People are calling it a “billion-dollar boondoggle,” and for once they’re not talking about the Yukon government.
The cost for Canada to host the G8 and G20 leaders’ summits in Ontario this month has soared to $1.1 billion, according to government reports. The events will take place in Huntsville and Toronto respectively, and both will enjoy impressive logistical support. For example, more than 10,000 Mounties will be deployed and it will cost $50 million just to build what one Canadian security boss describes as the “trailer park” to house security personnel. As has become typical with summits, there is also a vast bureaucratic effort complete with logos, pre-meetings, youth summits, press kits, media tours and cultural events.
The reported cost of April 2009’s G20 summit in London was $30 million and the one in Pittsburgh last September was $18 million. Even if those figures don’t include all the true costs (the federal government’s G20 security co-ordinator said they weren’t “apples to apples”), they still suggest something has gone horribly awry.
The unreported costs are also significant. Toronto’s financial district will be significantly disrupted, and we should all remember that’s where a significant portion of our tax revenue comes from. Plus, as a former foreign service officer, this columnist shudders at how this event must be distracting Foreign Affairs, National Defence and the Privy Council Office from their day jobs.
The cost wouldn’t matter if we were convinced the G8 and G20 meetings actually accomplished something. Summit boosters point to the value of face-to-face relationships developed at these meetings; undoubtedly it’s useful for a Canadian prime minister to better understand what Brazilian and Indian leaders are thinking about. The joint communiques always sound good. The one for the Washington G20 summit in 2008 announced massive, co-ordinated fiscal stimulus packages to attack the global economic crisis.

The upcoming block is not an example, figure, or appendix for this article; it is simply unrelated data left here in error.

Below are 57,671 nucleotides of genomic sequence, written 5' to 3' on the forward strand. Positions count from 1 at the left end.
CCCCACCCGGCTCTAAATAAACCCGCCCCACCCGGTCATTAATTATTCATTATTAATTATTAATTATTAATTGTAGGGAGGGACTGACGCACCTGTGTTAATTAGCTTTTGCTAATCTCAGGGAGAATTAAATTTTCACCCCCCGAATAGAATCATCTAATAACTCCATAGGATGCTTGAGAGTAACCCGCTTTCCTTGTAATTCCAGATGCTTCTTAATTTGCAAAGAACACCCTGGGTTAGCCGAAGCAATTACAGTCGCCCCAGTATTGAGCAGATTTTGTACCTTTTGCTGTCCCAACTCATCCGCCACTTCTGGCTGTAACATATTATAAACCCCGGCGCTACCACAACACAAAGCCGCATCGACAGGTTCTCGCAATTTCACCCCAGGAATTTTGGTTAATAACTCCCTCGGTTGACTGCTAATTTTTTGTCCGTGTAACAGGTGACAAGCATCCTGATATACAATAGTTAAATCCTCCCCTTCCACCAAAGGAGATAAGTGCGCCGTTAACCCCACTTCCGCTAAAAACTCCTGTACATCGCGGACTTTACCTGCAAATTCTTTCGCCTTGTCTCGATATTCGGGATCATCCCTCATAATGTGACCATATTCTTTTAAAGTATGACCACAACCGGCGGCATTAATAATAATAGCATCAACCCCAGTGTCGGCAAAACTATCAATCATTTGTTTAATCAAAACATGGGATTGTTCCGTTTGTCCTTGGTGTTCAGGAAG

But there is long-standing skepticism about the value of these events. London’s Daily Express called the first G7 summit (actually G6 since Canada wasn’t invited) the nonevent of the year. At the 1982 summit at Versailles, a bored Ronald Reagan apparently wrote a note to his secretary of state saying, “We should be out swimming in that fountain.”
Take the Washington summit for example. Most countries would have introduced stimulus packages anyway, and most of the work preparing them was done before the summit. It’s impossible to tell what role the upcoming summit, and the pressure it puts on leaders, will play in making good things happen. Anti-summit cynics say that, of course, worthwhile things happen at summits; it’s impossible to get thousands of officials to work on a summit for months and spend a billion dollars without something useful happening at some point along the way.
Cost has also been a perennial pain point. US former president Jimmy Carter ordered his delegation out of London’s posh Claridge’s Hotel into the downmarket Britannia in 1977. Various heads of state have attempted over the years to trim the summit baggage, generally with little success.
It’s clear to this columnist that the Prime Minister’s Office and our senior federal officials failed to manage this event properly. It is absurd that we will defend Muskoka and Toronto with a larger armed force than we attacked Nazi-held Dieppe with in 1942. It is a shocking waste that we are erecting security perimeters around two separate locations for the G8 and then the G20 a few days later.
Taxpayers will be wishing some high mucky-muck in Ottawa had the gumption a few months ago to order the summit organizers to scale back the spectacle, cut their budget and cause less trouble to regular working Canadians.
Judging by the Olympics, Canadian governments are pretty good at organizing these grand showpiece events. Hopefully the Ontario summits turn out to be something that at least makes the country look good, even if it does add a billion dollars to the national debt.
And hopefully our leaders in Ottawa have put as much effort into thinking of positive policy proposals for the summits as they have into security cordons and banquet menus. Otherwise, as they say in Stephen Harper’s hometown, the G8 and G20 summits will be all hat and no cattle.
Keith Halliday is a Yukon economist and author of the Aurore of the Yukon series of historical children’s